Turkish military personnel are unable to explain that on one hand they believe their military as the best in the world while simultaneously Turkey’s leadership is fearful of Greece’s military might. In order to understand this mentality one must understand the strategic culture of Turkey.

Turkey’s strategic culture is a culture of uncertainty and insecurity, which thus far has been exhibited as follows.

  • Turks are fixated with unity in homogeneity, culture, and sameness as if they all belong to one ethnic and one religious group. Nevertheless, oneness “is built upon the very qualities and values that define and sustain them – mutuality, cooperation, stability, and interconnectedness.”[1] In Turkey, values of similar quality are artificial and superficial assertions that reflect Turkey’s national educational system as enacted by Kemal Ataturk, not the character of its ethnic or its religious composition.


    1. Their concept of national security is reduced to only physical dimensions, as sovereignty and territorial integrity, which is a narrow understanding of national security and gives rise to Turkey’s reluctance to compromise.
    2. Turks perceive enemies everywhere who, in their minds, are responsible for an eventual instigation of domestic instability and disintegration of their country.
    3. Turks pervasively distrust outside powers including neighbors and even their own allies, no matter how small or weak they might be. And in order for the Turks to feel secure, they need a secure perimeter of at least 200 kilometers beyond their country’s borders.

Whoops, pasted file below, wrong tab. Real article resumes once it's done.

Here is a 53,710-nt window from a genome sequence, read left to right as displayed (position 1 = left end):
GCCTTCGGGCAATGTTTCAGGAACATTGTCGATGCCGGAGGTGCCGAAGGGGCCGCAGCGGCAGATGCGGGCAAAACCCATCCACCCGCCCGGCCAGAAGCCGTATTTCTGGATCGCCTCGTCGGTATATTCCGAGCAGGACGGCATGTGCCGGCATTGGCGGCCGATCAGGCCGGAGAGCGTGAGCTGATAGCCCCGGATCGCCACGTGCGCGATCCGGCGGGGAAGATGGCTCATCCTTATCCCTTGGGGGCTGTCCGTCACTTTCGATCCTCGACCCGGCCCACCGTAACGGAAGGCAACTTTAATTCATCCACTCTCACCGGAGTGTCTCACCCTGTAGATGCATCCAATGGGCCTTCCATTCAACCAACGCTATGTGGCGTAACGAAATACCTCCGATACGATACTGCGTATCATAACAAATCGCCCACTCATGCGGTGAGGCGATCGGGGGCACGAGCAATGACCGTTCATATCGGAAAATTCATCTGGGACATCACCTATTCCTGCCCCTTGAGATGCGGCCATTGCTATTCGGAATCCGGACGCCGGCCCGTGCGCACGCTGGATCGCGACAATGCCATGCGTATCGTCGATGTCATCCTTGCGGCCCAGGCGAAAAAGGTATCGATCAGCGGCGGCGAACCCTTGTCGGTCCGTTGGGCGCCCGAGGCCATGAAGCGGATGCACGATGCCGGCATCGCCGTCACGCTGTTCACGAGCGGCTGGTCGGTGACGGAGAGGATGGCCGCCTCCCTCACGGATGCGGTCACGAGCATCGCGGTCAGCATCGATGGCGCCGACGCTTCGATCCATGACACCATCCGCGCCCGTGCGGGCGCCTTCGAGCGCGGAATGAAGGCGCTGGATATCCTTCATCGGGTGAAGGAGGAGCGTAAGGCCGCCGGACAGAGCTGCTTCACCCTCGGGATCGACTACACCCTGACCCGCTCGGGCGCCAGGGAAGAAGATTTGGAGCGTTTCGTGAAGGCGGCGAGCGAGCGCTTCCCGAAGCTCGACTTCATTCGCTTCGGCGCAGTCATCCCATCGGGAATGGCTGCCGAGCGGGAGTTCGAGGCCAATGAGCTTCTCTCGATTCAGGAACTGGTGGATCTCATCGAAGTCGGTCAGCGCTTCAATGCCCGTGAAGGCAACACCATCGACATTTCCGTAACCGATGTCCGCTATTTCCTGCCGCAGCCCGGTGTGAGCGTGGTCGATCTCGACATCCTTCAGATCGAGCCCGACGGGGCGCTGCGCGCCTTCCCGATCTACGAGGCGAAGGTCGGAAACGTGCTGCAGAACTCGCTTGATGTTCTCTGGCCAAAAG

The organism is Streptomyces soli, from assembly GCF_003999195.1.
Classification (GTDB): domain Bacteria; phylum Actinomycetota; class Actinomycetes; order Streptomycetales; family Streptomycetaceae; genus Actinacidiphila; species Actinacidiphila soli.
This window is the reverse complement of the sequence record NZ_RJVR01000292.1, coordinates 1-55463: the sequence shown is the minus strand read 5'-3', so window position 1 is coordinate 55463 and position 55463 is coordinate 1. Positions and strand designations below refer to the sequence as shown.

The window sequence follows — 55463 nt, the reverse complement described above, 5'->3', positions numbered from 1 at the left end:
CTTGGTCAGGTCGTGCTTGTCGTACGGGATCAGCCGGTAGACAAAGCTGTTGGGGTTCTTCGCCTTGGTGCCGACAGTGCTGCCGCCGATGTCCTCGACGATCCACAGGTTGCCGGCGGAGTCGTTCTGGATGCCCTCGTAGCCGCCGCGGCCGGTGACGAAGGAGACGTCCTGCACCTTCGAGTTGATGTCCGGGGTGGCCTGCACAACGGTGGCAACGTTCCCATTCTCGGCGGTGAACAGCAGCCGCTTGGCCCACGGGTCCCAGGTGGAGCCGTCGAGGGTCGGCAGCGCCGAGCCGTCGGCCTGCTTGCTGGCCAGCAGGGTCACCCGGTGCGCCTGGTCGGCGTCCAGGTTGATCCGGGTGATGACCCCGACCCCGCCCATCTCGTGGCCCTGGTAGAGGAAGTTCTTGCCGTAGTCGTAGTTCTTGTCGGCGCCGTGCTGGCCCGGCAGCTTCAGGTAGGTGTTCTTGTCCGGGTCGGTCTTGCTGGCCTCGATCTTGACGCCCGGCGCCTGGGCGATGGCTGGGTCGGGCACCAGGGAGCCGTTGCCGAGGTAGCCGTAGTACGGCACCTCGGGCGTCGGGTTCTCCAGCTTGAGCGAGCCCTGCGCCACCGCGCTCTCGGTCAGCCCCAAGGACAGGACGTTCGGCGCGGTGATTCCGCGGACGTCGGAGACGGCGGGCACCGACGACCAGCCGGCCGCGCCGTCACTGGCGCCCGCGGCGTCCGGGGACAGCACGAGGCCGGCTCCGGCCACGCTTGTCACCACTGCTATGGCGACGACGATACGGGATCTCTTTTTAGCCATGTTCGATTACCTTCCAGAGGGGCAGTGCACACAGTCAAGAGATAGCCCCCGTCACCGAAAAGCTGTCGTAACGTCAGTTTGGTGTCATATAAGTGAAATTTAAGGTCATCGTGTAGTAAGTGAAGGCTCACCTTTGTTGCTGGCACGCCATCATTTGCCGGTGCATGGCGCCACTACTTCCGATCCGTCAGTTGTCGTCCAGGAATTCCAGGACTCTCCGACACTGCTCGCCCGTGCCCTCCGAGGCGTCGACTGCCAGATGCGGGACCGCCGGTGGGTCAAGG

• Risk-Avoidance. Turks would never take over an operation unless success, as they understand it, is certain. Because the national pride is at stake, Turks have come to conclude that failure is an indication of incompetence. Whether it is an intellectual incompetence of the planners or the sub-standard competency of the enforcers, it is irrelevant.
  • Denial and Deception in negotiations and in interpretation of international diplomatic instruments.


Since power is nominal until tested, Turkey’s strategic culture of insecurity makes its leadership reluctant to get involved in the conflicts of others afraid that its perceived powerful military could prove incompetent. As compensation to that, Turks employ political intimidation, extortion and psychological coercion using the threat of military involvement in hope that the adversary would not call their bluff. Turk officials have even resorted to intimidation and name-calling against Pope Francis for mentioning the genocides committed by the Turks because he stated, “The first, which is widely considered ‘the first genocide of the 20th century,’ struck your own Armenian people, the first Christian nation, as well as Catholic and Orthodox Syrians, Assyrians, Chaldeans and Greeks”.[2] Most of the time Turkey employs bullying tactics against states that it considers weak, and simultaneously against geopolitically isolated or semi-isolated countries. It exhibits an attitude of cowardice.

Only if success is 100% guaranteed with minimal casualties would Turkey take action, especially after the lesson it learned from its invasion of Cyprus. Moreover, in order to secure the best deal possible Turks engage in long-term negotiations, dragging their feet until the last moment of a set deadline, while maneuvering back and forth and aiming for the best deal that they can make in order to save face, raise their prestige, and maintain their national security and territorial integrity. In addition, Turkish ministers and diplomats never sign diplomatic instruments, which could by a long shot be detrimental to the national security of their country. They often seek exceptions from diplomatic instruments or their articles, or they altogether abstain. At this point, it should be added that Turkey is not a signatory of the Vienna Convention on the Law of Treaties signed in Vienna, 23 May 1969. It does not recognize any of the conditions of the Treaty.[3]